Lesson plan, Pearl Harbor remembered — “A date which will live in infamy”


This lesson plan is from PBS NewsHour Classroom Lesson by Adelyn Baxter, former PBS NewsHour Classroom online producer

Early in the morning of December 7, 1941, Japan attacked the United States naval base at Pearl Harbor in Hawaii.

By the time the assault ended, four U.S. Navy battleships had been sunk, more than 180 aircraft were destroyed and 2,403 lives were lost. The attack was the deadliest attack on American soil at the time. The next day, calling it “a day which will live in infamy,” President Franklin D. Roosevelt declared war on Japan.

Main activity

Friday, Dec. 7, 2022, marks the 81st anniversary of the attack on Pearl Harbor. Watch this short clip about the morning of the attack from Ken Burns’ “The War” (http://www.pbs.org/video/war-pearl-harbor-attack/):

After you have watched the video, have your students read this History Channel article explaining Pearl Harbor’s influence on World War II. Then discuss the following questions as a class:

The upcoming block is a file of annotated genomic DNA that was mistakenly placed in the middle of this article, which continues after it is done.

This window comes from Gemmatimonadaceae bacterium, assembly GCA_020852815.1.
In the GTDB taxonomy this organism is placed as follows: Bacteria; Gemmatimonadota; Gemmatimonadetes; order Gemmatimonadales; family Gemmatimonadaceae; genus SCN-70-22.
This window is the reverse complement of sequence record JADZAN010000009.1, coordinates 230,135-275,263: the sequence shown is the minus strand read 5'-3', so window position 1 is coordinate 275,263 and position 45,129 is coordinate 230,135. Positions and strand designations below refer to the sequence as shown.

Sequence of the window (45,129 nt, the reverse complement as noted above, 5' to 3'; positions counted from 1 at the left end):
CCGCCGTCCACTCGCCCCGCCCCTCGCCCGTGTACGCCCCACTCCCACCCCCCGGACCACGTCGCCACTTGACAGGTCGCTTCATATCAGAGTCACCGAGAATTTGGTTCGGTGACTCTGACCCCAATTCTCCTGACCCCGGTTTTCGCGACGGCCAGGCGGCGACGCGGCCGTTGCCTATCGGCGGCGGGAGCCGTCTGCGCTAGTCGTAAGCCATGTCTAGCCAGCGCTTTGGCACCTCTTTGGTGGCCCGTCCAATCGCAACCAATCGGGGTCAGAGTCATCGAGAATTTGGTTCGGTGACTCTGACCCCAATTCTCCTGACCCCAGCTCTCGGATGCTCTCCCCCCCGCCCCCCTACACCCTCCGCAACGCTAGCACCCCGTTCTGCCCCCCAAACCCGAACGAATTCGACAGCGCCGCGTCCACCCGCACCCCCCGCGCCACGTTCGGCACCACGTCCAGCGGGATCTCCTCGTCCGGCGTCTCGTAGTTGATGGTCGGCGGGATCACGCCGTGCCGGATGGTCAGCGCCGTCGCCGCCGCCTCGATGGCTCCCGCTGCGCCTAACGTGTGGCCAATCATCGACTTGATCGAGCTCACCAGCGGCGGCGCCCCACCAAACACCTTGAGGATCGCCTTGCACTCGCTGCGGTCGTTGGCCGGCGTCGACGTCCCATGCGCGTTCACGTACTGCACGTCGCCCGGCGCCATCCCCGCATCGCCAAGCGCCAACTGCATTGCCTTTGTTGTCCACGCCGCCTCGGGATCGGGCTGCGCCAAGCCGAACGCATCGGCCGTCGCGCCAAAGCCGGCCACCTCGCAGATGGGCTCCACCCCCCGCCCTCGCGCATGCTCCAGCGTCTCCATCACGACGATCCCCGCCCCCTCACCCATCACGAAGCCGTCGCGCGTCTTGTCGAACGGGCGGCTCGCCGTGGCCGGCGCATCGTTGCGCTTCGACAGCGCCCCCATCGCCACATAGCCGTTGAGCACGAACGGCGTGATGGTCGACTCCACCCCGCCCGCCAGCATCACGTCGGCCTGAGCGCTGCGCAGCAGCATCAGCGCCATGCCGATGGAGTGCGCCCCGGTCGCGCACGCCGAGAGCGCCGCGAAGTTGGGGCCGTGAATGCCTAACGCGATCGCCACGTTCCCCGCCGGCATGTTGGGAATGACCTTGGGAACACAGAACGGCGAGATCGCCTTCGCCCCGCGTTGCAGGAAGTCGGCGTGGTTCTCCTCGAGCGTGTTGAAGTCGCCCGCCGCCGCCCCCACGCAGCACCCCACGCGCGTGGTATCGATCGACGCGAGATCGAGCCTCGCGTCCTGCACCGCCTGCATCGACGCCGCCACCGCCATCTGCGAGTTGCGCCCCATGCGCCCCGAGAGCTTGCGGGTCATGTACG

• Why did Japan launch a surprise attack against the United States?
  • What impact do stories have when they are told directly from those individuals who were there, such as World War II veterans at Pearl Harbor John Seelie (L) and Armando “Chick” Gallela featured in the photo above?
  • In what ways did the attack on Pearl Harbor influence American foreign policy?
  • What key events transpired after the attack?

Lesson by Adelyn Baxter, former PBS NewsHour Classroom online producer

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